Rather, Mr. Jackson attempts to claim that the Board did not play a very major role in the Township's adoption of the ordinance, and therefore their failure to reorganize properly should not be a fault in the Township Committee's adoption of the ordinance.

At the time of the Order to Show Cause hearing, this defendant pointed out to the Court that none of the relief requested in the complaint had anything to do with the Planning Board, other than the demand in the ninth count that the “Board failed their statutory duty” in that the Planning Board attorney submitted a memorandum in the form of an e-mail to the Lakewood Township Committee to convey the findings of the Board’s review of the ordinance at issue. This defendant pointed out to the Court that N.J.S.A. 40:55D-26 does not provide any specifics as to the form the “report” must take. This defendant further pointed out that the “report” to be sent to the Committee does not constitute a resolution or other formal decision of the Planning Board, and that N.J.S.A. 40:55D-26 provides that the governing body will be relieved of the obligation to consider the Planning Board’s report if it is not sent in a timely manner.

Plaintiff now seeks the court’s permission to lodge a new accusation against the Board under a different legal theory. Plaintiff seeks to assert that the Planning Board failed to reorganize, which in turn rendered its authority to consider the ordinance at issue at the 2 public hearings invalid.

This has nothing to do with whether the ordinance at issue should be invalidated. Even if it is the case that the Planning Board failed to properly re-organize and notice for the public hearings, the failure of the Planning Board to transmit its report within the 35-day period relieves the governing body from the requirements of that subsection in regard to the proposed ordinance. In other words, in this instance, the Planning Board failed to provide the report to the governing body within 35 days and thus the governing body did not have to consider the report. It is not the governing body’s fault if the Planning Board did not correctly notice pursuant to the Open Public Meetings Act.

The motion to amend the complaint should be denied because the allegations contained in proposed counts sixteen and seventeen will do nothing but protract the litigation and cause prejudice to the defendants. This latest argument that plaintiff asserts against the Planning Board has nothing to do with the ultimate issue of whether the ordinance should be invalidated and is therefore moot.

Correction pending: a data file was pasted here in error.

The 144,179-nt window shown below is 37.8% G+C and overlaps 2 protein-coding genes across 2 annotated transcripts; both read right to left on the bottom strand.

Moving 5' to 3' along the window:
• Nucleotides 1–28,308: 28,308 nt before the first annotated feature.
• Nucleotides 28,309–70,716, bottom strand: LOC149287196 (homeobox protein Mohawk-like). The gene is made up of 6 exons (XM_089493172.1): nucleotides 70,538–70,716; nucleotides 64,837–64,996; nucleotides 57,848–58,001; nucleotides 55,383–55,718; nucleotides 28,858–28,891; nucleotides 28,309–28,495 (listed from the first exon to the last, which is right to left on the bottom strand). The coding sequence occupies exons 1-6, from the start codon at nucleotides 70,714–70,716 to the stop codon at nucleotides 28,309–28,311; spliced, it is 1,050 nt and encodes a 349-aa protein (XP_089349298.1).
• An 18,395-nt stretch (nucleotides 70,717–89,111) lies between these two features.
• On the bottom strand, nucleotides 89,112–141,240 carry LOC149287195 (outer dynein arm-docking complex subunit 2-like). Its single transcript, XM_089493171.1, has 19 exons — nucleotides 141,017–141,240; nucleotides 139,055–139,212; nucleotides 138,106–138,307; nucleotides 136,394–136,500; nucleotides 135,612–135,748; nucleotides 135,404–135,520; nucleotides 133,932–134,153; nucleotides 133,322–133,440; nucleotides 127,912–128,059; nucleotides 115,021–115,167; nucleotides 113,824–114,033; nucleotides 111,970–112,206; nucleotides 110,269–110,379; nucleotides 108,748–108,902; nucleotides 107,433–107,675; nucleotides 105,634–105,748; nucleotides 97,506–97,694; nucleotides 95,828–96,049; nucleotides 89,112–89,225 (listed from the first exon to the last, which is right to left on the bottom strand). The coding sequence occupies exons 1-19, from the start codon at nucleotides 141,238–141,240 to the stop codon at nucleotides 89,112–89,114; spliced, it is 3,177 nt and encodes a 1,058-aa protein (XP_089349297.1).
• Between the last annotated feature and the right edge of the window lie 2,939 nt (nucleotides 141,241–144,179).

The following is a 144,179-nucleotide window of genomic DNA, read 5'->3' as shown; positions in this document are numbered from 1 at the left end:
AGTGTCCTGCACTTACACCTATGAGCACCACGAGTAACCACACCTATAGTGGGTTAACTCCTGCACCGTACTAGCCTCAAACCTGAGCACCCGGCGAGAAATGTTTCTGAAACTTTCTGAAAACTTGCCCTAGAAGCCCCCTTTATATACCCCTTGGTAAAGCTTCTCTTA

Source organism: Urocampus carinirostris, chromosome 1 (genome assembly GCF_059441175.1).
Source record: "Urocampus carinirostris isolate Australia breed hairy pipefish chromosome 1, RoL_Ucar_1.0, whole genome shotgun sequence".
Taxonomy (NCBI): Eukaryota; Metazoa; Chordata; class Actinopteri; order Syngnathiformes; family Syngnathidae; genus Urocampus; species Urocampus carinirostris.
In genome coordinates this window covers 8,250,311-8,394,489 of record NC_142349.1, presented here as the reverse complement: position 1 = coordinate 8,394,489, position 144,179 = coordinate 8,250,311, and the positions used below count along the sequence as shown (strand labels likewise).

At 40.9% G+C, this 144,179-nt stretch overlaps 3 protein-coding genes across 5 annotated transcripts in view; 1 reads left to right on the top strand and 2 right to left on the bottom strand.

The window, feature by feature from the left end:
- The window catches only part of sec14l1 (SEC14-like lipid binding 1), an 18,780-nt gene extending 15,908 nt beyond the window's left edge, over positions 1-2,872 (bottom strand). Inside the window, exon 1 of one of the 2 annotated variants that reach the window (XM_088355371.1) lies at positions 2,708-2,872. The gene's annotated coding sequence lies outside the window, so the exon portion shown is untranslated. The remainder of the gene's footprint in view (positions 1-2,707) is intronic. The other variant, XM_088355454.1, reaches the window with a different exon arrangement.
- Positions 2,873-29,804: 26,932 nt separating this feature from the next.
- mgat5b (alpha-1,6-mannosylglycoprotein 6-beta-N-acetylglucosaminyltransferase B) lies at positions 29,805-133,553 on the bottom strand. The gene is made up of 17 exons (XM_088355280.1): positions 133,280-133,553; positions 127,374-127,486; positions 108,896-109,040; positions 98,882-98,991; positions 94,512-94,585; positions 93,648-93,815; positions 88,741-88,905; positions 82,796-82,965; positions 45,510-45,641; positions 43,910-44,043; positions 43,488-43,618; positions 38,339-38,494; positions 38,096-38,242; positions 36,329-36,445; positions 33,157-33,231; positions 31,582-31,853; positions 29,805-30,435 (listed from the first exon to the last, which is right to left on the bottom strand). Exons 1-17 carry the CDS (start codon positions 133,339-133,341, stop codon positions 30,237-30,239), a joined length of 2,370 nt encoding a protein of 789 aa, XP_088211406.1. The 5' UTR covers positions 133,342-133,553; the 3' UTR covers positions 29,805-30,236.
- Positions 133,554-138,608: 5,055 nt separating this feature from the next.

Characteristically, Mr. Shea did not miss a beat.

Mr. Shea responded right back to the Court:

The Board not only engages in revisionist history of the instant case, but also makes assertions which are not only contrary to case law and Statue, but in fact defy all logic.

At the outset, the Board argues that the only role they have to play in the lawsuit is as to question of whether or not Mr. Jackson's email constituted a Master Plan consistency report. This is incorrect.

The Township Committee specifically found that the Ordinance was consistent with the Master Plan - as a result of the Board's review. Therefore, the questions of the validity of that review and the actual outcome reached by the Board are very much issues raised in the lawsuit!

The Board also claims that the Statue absolves the Township Committee from their duty to review a Planning Board's master plan consistency report if a board takes longer than 35 days to submit that report. The Board then seems to indicate that no case can be brought against a Board because any action taken against them is irrelevant in light of this 35-day provision. However, this is incorrect as established case law provides that a court can set aside the adoption of an ordinance where the ordinance at issue is in fact in conflict with the Master Plan. As a result, the analysis of the Board's actions is as necessary as the analysis of the Township Committee's actions.

The Board also states that both Counts 16 and 17 "will do nothing but protract the litigation and cause prejudice to the defendants."

As explained above, the question of what power the Board and the Committee had and when they had it is crucial to the discussion of the validity of its actions.

The fact of the matter is that the Open Public Meetings Act is a legislation of strict intent.

For the Board to take so cavalier an attitude as to seek to avoid Plaintiff's claim simply because it may "protract the litigation and cause prejudice to the defendants," is nothing short of astounding. Plaintiff is not a public body, and Plaintiff did not cause the Board or the Committee to violate OPMA, their own members did that. As such, it is the members of the public, as well as the spirit and intent of OPMA that will be prejudiced if Plaintiff's motion is denied simply for the convenience of the Board and Committee.